Key Words
hybrid power generation platform; motion response; multi-degree-of-freedom; numerical analysis; wave energy converter

Dongeun Kim: Multidisciplinary Graduate School Program for Wind Energy, Jeju National University,
102 Jejudaehak-ro, Jeju-si, Jeju-do, 63243, Republic of Korea
Yeonbin Lee: Department of Mechanical Engineering, Hongik University, 94, Wausan-ro, Mapo-gu, Seoul, 04066, Republic of Korea
Yoon Hyeok Bae: Department of Mechanical & System Design Engineering, Hongik University,
94, Wausan-ro, Mapo-gu, Seoul, 04066, Republic of Korea

Herein, we present the design and development of an efficient finite element analysis model for thermal plate forming in shipbuilding. Double curvature shells in the ship building industries are primarily formed through the thermal forming technique. Thermal forming involves heating of steel plates using heat sources like oxy-acetylene gas torch, laser, and induction heating, etc. The differential expansion and contraction across the plate thickness cause plastic deformation and bending of plates. Thermal forming is a complex forming technique as the plastic deformation and bending depends on many factors such as peak temperature, heating and cooling rate, depth of heated zone and many other secondary factors. In this work, we develop an efficient finite element analysis model for the thermo-mechanical analysis of thermal forming. Different simulations are reported to study the effect of various parameters affecting the process. Temperature dependent properties are used in the analysis and the finite element analysis model is used to identify the critical flame velocity to avoid recrystallization of plate material. A spring connected plate is modeled for structural analysis using spring elements and that helps in identifying the resultant shapes of various thermal forming patterns. Finally, detailed simulation results are reported to establish the efficacy, applicability and efficiency of the designed and developed finite element analysis model.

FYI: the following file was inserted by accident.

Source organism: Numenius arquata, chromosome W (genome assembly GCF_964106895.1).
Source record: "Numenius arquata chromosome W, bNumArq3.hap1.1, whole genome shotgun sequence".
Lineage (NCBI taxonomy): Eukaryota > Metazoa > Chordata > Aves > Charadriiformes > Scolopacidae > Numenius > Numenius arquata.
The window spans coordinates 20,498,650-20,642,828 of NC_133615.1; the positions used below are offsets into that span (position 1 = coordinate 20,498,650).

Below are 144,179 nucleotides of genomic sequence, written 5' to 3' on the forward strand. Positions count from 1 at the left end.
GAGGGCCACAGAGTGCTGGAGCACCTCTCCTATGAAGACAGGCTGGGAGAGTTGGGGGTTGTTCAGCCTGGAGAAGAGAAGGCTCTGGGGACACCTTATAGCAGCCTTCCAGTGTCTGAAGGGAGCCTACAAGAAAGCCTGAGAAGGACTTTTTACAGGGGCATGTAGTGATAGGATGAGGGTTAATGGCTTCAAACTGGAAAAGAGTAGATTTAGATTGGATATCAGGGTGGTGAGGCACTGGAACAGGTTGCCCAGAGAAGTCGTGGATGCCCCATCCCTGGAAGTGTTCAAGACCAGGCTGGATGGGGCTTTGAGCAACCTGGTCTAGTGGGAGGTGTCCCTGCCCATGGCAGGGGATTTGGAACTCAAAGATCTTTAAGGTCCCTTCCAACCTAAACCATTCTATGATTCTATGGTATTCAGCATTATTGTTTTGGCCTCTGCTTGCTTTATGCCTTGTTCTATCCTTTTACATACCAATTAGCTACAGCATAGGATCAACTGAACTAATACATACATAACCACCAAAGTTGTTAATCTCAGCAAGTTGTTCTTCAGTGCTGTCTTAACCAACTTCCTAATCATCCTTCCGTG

Key Words
finite element analysis; flame bending; numerical techniques; ship building; thermal plate forming; transient thermal analysis

S.L. Arun Kumar and R. Sharma: Design and Simulation Laboratory, Department of Ocean Engineering, IIT Madras,
Chennai (TN) - 600036, India